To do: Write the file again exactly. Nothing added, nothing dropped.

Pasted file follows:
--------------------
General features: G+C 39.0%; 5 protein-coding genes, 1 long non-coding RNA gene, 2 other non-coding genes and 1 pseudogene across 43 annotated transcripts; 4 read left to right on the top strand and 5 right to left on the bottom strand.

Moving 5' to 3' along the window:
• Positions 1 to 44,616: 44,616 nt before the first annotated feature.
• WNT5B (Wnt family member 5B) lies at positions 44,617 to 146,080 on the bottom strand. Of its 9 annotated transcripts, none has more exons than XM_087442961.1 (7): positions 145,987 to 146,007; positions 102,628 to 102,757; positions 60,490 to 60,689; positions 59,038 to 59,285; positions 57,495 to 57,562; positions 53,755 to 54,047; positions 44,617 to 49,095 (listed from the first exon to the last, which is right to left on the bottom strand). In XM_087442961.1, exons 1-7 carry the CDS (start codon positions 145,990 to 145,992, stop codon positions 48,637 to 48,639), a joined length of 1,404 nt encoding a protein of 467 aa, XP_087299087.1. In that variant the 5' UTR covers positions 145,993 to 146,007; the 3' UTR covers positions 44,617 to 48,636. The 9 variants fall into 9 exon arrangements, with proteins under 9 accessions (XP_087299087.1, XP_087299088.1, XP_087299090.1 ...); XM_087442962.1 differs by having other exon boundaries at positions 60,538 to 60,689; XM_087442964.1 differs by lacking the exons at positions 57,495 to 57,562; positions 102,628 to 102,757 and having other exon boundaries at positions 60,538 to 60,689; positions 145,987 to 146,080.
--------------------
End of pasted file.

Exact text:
General features: G+C 39.0%; 5 protein-coding genes, 1 long non-coding RNA gene, 2 other non-coding genes and 1 pseudogene across 43 annotated transcripts; 4 read left to right on the top strand and 5 right to left on the bottom strand.

Moving 5' to 3' along the window:
• Positions 1 to 44,616: 44,616 nt before the first annotated feature.
• WNT5B (Wnt family member 5B) lies at positions 44,617 to 146,080 on the bottom strand. Of its 9 annotated transcripts, none has more exons than XM_087442961.1 (7): positions 145,987 to 146,007; positions 102,628 to 102,757; positions 60,490 to 60,689; positions 59,038 to 59,285; positions 57,495 to 57,562; positions 53,755 to 54,047; positions 44,617 to 49,095 (listed from the first exon to the last, which is right to left on the bottom strand). In XM_087442961.1, exons 1-7 carry the CDS (start codon positions 145,990 to 145,992, stop codon positions 48,637 to 48,639), a joined length of 1,404 nt encoding a protein of 467 aa, XP_087299087.1. In that variant the 5' UTR covers positions 145,993 to 146,007; the 3' UTR covers positions 44,617 to 48,636. The 9 variants fall into 9 exon arrangements, with proteins under 9 accessions (XP_087299087.1, XP_087299088.1, XP_087299090.1 ...); XM_087442962.1 differs by having other exon boundaries at positions 60,538 to 60,689; XM_087442964.1 differs by lacking the exons at positions 57,495 to 57,562; positions 102,628 to 102,757 and having other exon boundaries at positions 60,538 to 60,689; positions 145,987 to 146,080.